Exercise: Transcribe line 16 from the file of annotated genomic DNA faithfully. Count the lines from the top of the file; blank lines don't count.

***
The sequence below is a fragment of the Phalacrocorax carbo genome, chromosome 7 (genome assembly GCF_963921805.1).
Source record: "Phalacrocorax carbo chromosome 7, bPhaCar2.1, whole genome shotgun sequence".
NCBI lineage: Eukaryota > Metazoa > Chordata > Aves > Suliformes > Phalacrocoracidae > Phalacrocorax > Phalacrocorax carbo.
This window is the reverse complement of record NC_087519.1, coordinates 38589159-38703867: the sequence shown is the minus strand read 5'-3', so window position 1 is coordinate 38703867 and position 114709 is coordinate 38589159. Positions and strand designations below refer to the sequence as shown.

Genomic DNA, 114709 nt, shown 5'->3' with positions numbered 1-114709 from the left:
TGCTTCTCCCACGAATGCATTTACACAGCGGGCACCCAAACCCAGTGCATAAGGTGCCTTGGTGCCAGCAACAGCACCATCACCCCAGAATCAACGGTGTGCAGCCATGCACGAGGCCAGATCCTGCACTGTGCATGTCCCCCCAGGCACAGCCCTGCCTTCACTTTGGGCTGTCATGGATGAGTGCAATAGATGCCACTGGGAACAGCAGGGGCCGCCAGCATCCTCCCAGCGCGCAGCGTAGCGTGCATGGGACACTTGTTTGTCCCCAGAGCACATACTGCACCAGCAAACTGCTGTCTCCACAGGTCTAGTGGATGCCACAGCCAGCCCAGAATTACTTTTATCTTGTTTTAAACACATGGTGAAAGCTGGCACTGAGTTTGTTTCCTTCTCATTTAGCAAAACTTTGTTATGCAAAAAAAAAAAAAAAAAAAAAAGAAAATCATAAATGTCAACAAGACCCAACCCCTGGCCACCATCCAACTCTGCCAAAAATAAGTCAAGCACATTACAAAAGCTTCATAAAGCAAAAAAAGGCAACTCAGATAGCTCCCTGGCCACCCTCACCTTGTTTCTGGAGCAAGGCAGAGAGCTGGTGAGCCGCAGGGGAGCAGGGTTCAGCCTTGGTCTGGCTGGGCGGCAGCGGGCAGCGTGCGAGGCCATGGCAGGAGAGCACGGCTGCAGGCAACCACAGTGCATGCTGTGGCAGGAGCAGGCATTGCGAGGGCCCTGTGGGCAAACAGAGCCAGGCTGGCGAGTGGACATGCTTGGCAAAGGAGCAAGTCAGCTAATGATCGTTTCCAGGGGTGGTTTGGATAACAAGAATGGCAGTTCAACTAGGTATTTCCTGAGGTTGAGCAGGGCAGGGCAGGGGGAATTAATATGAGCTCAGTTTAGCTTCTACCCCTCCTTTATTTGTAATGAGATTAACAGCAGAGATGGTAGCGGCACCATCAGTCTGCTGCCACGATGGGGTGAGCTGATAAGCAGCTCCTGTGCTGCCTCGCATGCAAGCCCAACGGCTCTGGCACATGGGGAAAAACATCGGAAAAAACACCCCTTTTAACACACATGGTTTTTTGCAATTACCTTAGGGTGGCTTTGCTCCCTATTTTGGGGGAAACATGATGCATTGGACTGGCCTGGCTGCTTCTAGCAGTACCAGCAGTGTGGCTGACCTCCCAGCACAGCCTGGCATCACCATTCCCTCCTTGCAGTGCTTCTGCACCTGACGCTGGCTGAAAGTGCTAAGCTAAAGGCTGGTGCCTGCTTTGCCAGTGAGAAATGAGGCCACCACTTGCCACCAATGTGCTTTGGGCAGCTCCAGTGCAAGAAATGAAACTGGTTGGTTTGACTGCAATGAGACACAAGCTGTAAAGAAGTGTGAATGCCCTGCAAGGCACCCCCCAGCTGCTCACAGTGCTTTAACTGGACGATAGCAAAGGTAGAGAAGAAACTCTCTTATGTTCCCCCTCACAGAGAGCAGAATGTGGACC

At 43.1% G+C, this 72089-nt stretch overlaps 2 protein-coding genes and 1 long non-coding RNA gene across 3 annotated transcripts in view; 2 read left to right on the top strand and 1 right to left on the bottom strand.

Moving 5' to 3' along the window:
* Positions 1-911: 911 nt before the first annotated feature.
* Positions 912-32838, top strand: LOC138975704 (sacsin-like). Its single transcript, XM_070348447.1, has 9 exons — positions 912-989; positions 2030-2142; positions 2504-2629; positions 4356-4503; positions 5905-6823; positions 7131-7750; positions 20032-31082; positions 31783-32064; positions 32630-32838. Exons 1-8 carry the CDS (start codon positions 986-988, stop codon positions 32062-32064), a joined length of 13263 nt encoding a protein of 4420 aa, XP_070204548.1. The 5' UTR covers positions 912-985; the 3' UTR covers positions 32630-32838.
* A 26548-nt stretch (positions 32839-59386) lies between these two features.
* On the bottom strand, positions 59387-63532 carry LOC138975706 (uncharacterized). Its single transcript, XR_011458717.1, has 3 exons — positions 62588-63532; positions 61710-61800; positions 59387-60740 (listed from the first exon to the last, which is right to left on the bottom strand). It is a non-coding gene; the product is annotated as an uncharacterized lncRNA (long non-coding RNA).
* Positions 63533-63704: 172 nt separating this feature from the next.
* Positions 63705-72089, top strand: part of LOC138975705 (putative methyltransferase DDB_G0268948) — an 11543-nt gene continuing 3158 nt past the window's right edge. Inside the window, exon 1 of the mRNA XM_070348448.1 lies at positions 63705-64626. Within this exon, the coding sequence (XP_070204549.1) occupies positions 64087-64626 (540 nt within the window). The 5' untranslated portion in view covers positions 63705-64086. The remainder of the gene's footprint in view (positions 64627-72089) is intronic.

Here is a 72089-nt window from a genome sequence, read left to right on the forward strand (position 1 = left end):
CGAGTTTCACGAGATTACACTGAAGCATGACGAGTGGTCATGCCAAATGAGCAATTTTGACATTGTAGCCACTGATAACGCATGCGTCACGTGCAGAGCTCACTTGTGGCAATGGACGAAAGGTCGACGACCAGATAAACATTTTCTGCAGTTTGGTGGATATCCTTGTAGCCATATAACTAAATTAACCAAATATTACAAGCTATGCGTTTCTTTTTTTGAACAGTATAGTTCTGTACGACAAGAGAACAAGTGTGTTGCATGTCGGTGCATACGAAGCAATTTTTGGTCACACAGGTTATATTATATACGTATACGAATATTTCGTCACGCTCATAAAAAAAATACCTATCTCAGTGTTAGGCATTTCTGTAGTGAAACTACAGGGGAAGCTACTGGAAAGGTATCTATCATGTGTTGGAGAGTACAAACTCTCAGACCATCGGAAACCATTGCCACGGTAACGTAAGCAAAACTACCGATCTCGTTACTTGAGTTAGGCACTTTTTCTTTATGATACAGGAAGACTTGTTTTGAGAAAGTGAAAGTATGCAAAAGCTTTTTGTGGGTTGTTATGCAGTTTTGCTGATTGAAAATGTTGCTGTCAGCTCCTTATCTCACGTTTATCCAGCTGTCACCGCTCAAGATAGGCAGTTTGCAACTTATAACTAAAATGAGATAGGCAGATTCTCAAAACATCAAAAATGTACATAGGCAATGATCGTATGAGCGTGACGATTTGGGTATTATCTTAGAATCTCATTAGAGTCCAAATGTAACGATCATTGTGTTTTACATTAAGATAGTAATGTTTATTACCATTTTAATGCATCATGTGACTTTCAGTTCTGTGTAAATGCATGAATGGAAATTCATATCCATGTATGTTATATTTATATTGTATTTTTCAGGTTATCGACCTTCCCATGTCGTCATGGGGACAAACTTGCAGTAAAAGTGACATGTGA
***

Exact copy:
CGAGTTTCACGAGATTACACTGAAGCATGACGAGTGGTCATGCCAAATGAGCAATTTTGACATTGTAGCCACTGATAACGCATGCGTCACGTGCAGAGCTCACTTGTGGCAATGGACGAAAGGTCGACGACCAGATAAACATTTTCTGCAGTTTGGTGGATATCCTTGTAGCCATATAACTAAATTAACCAAATATTACAAGCTATGCGTTTCTTTTTTTGAACAGTATAGTTCTGTACGACAAGAGAACAAGTGTGTTGCATGTCGGTGCATACGAAGCAATTTTTGGTCACACAGGTTATATTATATACGTATACGAATATTTCGTCACGCTCATAAAAAAAATACCTATCTCAGTGTTAGGCATTTCTGTAGTGAAACTACAGGGGAAGCTACTGGAAAGGTATCTATCATGTGTTGGAGAGTACAAACTCTCAGACCATCGGAAACCATTGCCACGGTAACGTAAGCAAAACTACCGATCTCGTTACTTGAGTTAGGCACTTTTTCTTTATGATACAGGAAGACTTGTTTTGAGAAAGTGAAAGTATGCAAAAGCTTTTTGTGGGTTGTTATGCAGTTTTGCTGATTGAAAATGTTGCTGTCAGCTCCTTATCTCACGTTTATCCAGCTGTCACCGCTCAAGATAGGCAGTTTGCAACTTATAACTAAAATGAGATAGGCAGATTCTCAAAACATCAAAAATGTACATAGGCAATGATCGTATGAGCGTGACGATTTGGGTATTATCTTAGAATCTCATTAGAGTCCAAATGTAACGATCATTGTGTTTTACATTAAGATAGTAATGTTTATTACCATTTTAATGCATCATGTGACTTTCAGTTCTGTGTAAATGCATGAATGGAAATTCATATCCATGTATGTTATATTTATATTGTATTTTTCAGGTTATCGACCTTCCCATGTCGTCATGGGGACAAACTTGCAGTAAAAGTGACATGTGA